From a Line of Emperors
Hatumah descended from a line which included many of the prior emperors of the Hanaset Empire prior to it's fall. He descends nearly directly from the last Emperor, his great grandfather being the 3rd son of the Emperor. Prior to his own ascension as Chieftain, a number of lesser chieftains attempted to rule disastrously.
Lutazum the Tortoise
Lutazum is a partial reincarnation of the Hanaset first Chieftain Hatumah, a high priest of great wisdom. When he lay on his deathbed after many years of defending the people, he asked of the Gods to be able to keep watch on his beloved people rather then join the Gods in the Green Kingdom or Letasur (The Hanaset term for the afterlife). The Gods themselves still wanted Hatumah to join them, so they separated a fraction of his spirit and infused it into Lutazum, who up to that point was a normal-sized great tortoise kept by the tribe as a pet. This infusion of the great priest's spirit along with the hands of the gods changed the turtle to it's present form.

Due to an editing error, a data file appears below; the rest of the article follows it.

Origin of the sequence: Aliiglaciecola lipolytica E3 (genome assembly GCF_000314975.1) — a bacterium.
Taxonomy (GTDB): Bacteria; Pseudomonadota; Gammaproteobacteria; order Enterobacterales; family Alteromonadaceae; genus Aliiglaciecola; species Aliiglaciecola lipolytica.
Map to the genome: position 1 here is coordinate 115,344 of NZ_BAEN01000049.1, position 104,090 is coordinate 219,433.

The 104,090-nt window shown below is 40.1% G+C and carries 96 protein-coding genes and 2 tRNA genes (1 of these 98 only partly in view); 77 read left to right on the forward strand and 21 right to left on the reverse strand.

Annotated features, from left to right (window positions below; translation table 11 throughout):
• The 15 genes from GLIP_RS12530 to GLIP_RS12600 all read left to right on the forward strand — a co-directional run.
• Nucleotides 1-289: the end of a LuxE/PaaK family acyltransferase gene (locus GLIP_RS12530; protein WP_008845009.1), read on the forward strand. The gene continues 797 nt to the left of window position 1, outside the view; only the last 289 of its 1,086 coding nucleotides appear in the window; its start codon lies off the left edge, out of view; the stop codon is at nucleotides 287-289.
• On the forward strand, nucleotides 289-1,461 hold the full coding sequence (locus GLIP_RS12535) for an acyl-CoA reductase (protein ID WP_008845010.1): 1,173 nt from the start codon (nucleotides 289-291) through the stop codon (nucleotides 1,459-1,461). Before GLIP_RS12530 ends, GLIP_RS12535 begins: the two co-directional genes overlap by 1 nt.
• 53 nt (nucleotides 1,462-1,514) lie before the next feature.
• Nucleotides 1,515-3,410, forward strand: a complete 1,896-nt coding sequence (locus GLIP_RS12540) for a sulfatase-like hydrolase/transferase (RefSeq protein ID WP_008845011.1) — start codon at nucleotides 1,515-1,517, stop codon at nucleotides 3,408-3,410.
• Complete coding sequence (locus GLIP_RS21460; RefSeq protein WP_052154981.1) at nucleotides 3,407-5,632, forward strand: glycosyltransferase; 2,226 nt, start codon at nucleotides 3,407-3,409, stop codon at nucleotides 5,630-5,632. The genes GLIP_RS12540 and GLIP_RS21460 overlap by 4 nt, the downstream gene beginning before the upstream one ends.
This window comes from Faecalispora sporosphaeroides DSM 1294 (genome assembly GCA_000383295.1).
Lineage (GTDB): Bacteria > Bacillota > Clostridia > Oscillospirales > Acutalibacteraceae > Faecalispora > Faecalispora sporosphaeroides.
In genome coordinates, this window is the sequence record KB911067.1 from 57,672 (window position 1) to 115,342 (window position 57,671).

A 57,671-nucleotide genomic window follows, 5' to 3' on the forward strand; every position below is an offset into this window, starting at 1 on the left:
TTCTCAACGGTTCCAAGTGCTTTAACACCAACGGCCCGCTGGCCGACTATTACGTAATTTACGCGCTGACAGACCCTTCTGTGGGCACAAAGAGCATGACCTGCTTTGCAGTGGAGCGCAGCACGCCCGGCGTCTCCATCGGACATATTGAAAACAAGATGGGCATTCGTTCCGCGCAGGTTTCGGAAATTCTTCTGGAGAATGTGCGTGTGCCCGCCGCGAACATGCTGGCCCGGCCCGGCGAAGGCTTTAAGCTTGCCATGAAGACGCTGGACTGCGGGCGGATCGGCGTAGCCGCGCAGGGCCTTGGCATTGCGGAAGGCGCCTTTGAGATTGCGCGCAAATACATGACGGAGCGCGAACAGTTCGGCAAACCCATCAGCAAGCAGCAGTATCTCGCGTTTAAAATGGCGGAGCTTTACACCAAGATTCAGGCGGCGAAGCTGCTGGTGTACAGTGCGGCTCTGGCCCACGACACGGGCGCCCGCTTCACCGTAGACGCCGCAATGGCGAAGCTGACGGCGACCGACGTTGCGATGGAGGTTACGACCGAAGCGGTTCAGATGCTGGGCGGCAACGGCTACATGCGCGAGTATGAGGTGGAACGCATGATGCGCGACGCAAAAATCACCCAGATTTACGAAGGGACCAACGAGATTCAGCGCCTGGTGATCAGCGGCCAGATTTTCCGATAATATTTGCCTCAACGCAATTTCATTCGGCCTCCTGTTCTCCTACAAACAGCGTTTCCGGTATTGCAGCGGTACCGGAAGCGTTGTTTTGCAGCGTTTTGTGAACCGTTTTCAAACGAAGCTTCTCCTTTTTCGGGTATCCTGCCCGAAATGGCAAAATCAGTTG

Now, though the link between the fragments of Hutumah's spirit, he can watch his people while sitting at the side of his Gods.
Hatumah normally carried no items of power - he wore the trappings of both Hanaset Priest - tattered remnants of fine imperial robes, and that of a chieftain - elaborate headdress of finely carved wood and adorned with semiprecious stones.
In battle, he used a scimitar-like sword of specially made bronze, another relic of their imperial era. This weapon was buried with him somewhere deep in the forests of the Hanaset. Legends attribute magical powers to this blade, but none living know the truth.